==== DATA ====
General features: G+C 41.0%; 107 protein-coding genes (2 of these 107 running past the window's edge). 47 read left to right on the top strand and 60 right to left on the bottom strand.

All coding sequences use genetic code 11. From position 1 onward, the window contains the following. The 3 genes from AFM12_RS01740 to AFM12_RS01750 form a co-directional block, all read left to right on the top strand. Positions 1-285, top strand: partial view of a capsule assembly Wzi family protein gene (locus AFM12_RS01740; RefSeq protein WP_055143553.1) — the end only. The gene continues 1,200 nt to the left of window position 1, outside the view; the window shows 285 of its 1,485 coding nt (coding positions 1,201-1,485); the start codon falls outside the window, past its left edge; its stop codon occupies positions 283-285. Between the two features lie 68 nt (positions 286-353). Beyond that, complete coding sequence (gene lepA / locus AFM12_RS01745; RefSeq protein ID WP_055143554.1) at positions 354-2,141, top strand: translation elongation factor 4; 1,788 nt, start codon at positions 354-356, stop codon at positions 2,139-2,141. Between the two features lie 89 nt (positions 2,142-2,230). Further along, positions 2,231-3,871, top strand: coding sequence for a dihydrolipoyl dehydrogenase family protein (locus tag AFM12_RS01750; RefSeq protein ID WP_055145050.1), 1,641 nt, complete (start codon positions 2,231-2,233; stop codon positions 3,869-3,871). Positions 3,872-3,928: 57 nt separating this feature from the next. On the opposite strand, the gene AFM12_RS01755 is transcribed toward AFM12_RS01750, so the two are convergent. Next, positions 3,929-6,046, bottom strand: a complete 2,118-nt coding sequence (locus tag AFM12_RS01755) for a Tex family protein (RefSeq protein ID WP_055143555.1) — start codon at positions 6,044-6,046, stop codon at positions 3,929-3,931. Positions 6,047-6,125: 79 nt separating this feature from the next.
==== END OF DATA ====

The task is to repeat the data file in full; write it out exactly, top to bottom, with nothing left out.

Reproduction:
General features: G+C 41.0%; 107 protein-coding genes (2 of these 107 running past the window's edge). 47 read left to right on the top strand and 60 right to left on the bottom strand.

All coding sequences use genetic code 11. From position 1 onward, the window contains the following. The 3 genes from AFM12_RS01740 to AFM12_RS01750 form a co-directional block, all read left to right on the top strand. Positions 1-285, top strand: partial view of a capsule assembly Wzi family protein gene (locus AFM12_RS01740; RefSeq protein WP_055143553.1) — the end only. The gene continues 1,200 nt to the left of window position 1, outside the view; the window shows 285 of its 1,485 coding nt (coding positions 1,201-1,485); the start codon falls outside the window, past its left edge; its stop codon occupies positions 283-285. Between the two features lie 68 nt (positions 286-353). Beyond that, complete coding sequence (gene lepA / locus AFM12_RS01745; RefSeq protein ID WP_055143554.1) at positions 354-2,141, top strand: translation elongation factor 4; 1,788 nt, start codon at positions 354-356, stop codon at positions 2,139-2,141. Between the two features lie 89 nt (positions 2,142-2,230). Further along, positions 2,231-3,871, top strand: coding sequence for a dihydrolipoyl dehydrogenase family protein (locus tag AFM12_RS01750; RefSeq protein ID WP_055145050.1), 1,641 nt, complete (start codon positions 2,231-2,233; stop codon positions 3,869-3,871). Positions 3,872-3,928: 57 nt separating this feature from the next. On the opposite strand, the gene AFM12_RS01755 is transcribed toward AFM12_RS01750, so the two are convergent. Next, positions 3,929-6,046, bottom strand: a complete 2,118-nt coding sequence (locus tag AFM12_RS01755) for a Tex family protein (RefSeq protein ID WP_055143555.1) — start codon at positions 6,044-6,046, stop codon at positions 3,929-3,931. Positions 6,047-6,125: 79 nt separating this feature from the next.